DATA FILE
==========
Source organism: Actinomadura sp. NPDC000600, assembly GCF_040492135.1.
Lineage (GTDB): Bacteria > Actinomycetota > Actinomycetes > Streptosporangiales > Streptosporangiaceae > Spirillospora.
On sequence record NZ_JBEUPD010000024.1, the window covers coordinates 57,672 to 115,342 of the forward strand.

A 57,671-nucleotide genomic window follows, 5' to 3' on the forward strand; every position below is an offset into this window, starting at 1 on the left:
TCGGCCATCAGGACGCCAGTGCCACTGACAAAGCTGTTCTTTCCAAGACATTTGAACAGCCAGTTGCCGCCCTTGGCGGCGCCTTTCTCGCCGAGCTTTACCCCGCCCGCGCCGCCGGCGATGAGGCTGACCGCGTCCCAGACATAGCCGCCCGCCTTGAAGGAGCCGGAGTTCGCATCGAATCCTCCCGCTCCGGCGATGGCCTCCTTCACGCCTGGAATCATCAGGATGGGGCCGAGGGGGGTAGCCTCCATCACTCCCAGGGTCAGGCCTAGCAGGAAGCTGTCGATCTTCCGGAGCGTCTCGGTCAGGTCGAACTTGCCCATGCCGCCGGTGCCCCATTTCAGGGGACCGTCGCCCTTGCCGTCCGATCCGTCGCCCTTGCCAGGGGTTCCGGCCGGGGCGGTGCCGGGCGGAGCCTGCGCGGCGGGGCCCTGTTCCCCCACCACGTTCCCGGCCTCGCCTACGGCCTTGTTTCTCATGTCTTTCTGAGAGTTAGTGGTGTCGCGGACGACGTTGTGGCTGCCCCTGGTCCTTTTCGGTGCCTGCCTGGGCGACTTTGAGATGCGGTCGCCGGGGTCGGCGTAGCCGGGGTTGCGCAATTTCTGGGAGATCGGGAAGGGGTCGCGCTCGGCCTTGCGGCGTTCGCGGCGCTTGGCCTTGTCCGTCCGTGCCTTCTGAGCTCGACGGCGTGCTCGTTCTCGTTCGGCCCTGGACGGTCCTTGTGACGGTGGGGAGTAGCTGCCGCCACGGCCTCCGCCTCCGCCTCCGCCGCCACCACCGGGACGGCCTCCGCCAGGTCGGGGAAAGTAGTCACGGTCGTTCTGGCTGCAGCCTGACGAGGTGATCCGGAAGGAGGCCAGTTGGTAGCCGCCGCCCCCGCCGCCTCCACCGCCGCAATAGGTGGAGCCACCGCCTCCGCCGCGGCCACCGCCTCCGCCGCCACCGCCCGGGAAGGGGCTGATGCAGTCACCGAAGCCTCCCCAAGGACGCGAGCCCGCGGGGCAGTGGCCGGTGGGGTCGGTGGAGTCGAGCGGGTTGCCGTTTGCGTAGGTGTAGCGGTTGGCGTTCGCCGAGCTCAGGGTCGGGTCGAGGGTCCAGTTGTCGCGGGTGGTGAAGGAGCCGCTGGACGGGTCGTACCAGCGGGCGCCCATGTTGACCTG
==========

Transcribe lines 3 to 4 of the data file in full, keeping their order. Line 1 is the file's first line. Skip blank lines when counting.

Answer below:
On sequence record NZ_JBEUPD010000024.1, the window covers coordinates 57,672 to 115,342 of the forward strand.

A 57,671-nucleotide genomic window follows, 5' to 3' on the forward strand; every position below is an offset into this window, starting at 1 on the left: